It depends on the option type: ISO's or NSO's
Incentive Stock Options (ISO's)
These type of options can only be issued to employees. They have certain tax advantages, the biggest being that ISOs are taxed on the sale of the stock not the exercise of the option. This means that you can exercise your options and not have to worry about taxes until you actually sell the stock. Well, not exactly. You do need to look into Alternative Minimum Tax (AMT) triggers since that plays by a different set of rules (see below). Some of the other rules that ISO’s follow are:
Must be granted at Fair Market Value (FMV)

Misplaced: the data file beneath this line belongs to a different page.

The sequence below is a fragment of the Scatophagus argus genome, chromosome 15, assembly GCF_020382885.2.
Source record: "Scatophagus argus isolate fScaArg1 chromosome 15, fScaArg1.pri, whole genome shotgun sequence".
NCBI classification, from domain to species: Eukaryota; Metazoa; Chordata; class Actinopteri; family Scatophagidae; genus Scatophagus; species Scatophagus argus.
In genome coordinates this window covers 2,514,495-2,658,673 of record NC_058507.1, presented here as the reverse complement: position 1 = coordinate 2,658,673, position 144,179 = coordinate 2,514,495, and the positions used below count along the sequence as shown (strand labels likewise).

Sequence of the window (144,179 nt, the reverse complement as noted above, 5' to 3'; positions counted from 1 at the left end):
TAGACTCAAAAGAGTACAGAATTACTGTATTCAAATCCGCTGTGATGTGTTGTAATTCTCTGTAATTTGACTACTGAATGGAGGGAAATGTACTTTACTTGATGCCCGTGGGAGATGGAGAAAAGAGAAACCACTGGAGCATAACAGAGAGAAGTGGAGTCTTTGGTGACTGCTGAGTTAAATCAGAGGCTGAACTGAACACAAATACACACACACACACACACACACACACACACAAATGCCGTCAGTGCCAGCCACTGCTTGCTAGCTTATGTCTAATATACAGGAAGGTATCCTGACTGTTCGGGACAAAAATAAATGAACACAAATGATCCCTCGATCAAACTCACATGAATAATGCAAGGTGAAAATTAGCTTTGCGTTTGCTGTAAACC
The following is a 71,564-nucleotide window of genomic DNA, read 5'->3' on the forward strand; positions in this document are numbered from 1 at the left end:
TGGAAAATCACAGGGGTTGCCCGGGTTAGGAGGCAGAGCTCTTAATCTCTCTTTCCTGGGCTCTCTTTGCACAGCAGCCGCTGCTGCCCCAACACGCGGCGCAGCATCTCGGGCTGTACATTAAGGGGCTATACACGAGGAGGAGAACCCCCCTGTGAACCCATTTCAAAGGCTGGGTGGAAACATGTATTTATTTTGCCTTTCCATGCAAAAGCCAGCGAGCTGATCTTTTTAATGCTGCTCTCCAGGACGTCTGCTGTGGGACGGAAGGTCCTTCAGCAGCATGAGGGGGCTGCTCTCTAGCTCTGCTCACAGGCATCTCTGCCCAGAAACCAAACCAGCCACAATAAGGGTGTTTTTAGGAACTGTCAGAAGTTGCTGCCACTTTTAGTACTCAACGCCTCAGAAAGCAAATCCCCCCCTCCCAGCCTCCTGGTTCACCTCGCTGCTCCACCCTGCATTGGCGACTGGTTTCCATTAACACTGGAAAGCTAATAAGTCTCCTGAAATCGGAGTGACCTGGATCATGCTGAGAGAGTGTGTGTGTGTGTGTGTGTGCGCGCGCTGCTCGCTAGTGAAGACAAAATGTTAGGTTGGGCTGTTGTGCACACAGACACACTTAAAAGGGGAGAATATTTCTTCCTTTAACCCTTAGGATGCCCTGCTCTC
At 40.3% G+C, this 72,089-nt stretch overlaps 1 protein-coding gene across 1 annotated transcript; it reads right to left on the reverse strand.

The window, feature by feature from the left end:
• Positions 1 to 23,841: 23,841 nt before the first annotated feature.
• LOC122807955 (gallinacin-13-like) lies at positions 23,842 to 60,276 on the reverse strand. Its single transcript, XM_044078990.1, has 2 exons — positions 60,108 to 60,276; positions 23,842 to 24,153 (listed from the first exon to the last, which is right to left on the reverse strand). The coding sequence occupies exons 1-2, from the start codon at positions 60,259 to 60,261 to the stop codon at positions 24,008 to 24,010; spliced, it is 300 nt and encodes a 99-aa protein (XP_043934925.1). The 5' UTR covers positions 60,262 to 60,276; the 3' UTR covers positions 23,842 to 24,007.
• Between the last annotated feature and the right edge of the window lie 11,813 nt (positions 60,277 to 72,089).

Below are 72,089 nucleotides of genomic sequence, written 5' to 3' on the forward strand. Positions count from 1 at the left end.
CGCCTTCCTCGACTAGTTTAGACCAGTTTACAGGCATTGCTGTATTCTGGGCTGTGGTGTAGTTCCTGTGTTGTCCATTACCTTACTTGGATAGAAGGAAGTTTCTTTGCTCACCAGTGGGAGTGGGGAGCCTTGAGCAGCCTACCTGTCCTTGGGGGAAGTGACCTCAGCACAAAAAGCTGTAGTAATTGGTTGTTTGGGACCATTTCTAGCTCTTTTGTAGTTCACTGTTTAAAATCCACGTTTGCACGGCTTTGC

Must be granted 10-years after board approval
Must be exercised 10-years after the grant date.
Nonqualified Stock Options (NSOs)
All other options, at a startup, are typically NSOs. NSOs are more flexible than ISOs but they don’t have the same tax advantages. The main thing about NSOs is that they are taxed when you exercise the option. This means they are taxed at ordinary income tax levels and you don’t get the benefit of long term capital gains. NSOs have the flexibility in terms of:
Bottom line is as long as you don't exercise them, you have no taxable event. I would consult a tax professional or lawyer to make sure you are issuing the right type.